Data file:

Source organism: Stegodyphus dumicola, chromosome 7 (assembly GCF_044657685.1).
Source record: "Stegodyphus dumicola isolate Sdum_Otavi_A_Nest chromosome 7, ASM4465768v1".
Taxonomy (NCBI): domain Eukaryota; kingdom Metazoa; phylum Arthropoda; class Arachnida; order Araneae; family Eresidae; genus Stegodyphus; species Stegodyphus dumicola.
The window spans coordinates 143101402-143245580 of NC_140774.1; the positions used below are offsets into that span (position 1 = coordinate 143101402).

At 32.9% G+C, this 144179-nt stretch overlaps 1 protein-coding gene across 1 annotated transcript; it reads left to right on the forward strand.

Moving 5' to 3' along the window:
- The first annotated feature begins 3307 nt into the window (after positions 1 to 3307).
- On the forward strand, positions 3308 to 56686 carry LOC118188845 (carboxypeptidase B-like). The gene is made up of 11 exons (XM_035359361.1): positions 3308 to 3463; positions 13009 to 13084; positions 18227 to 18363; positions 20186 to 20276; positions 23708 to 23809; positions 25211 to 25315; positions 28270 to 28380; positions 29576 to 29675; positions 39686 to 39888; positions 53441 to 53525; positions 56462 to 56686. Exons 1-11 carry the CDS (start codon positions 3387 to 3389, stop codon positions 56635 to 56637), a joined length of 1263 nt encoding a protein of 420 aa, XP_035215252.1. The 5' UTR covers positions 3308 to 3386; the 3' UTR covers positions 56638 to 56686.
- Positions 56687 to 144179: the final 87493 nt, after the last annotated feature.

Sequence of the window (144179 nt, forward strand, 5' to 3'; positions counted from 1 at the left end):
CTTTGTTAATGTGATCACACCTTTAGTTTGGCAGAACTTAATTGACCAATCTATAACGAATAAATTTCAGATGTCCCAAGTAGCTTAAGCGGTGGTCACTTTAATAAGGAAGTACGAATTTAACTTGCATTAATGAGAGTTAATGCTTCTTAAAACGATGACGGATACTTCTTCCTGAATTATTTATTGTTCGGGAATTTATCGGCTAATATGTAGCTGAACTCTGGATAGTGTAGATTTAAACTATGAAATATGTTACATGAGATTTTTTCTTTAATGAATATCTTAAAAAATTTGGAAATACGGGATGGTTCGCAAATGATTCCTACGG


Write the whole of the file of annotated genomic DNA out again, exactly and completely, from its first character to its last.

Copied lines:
Source organism: Stegodyphus dumicola, chromosome 7 (assembly GCF_044657685.1).
Source record: "Stegodyphus dumicola isolate Sdum_Otavi_A_Nest chromosome 7, ASM4465768v1".
Taxonomy (NCBI): domain Eukaryota; kingdom Metazoa; phylum Arthropoda; class Arachnida; order Araneae; family Eresidae; genus Stegodyphus; species Stegodyphus dumicola.
The window spans coordinates 143101402-143245580 of NC_140774.1; the positions used below are offsets into that span (position 1 = coordinate 143101402).

At 32.9% G+C, this 144179-nt stretch overlaps 1 protein-coding gene across 1 annotated transcript; it reads left to right on the forward strand.

Moving 5' to 3' along the window:
- The first annotated feature begins 3307 nt into the window (after positions 1 to 3307).
- On the forward strand, positions 3308 to 56686 carry LOC118188845 (carboxypeptidase B-like). The gene is made up of 11 exons (XM_035359361.1): positions 3308 to 3463; positions 13009 to 13084; positions 18227 to 18363; positions 20186 to 20276; positions 23708 to 23809; positions 25211 to 25315; positions 28270 to 28380; positions 29576 to 29675; positions 39686 to 39888; positions 53441 to 53525; positions 56462 to 56686. Exons 1-11 carry the CDS (start codon positions 3387 to 3389, stop codon positions 56635 to 56637), a joined length of 1263 nt encoding a protein of 420 aa, XP_035215252.1. The 5' UTR covers positions 3308 to 3386; the 3' UTR covers positions 56638 to 56686.
- Positions 56687 to 144179: the final 87493 nt, after the last annotated feature.

Sequence of the window (144179 nt, forward strand, 5' to 3'; positions counted from 1 at the left end):
CTTTGTTAATGTGATCACACCTTTAGTTTGGCAGAACTTAATTGACCAATCTATAACGAATAAATTTCAGATGTCCCAAGTAGCTTAAGCGGTGGTCACTTTAATAAGGAAGTACGAATTTAACTTGCATTAATGAGAGTTAATGCTTCTTAAAACGATGACGGATACTTCTTCCTGAATTATTTATTGTTCGGGAATTTATCGGCTAATATGTAGCTGAACTCTGGATAGTGTAGATTTAAACTATGAAATATGTTACATGAGATTTTTTCTTTAATGAATATCTTAAAAAATTTGGAAATACGGGATGGTTCGCAAATGATTCCTACGG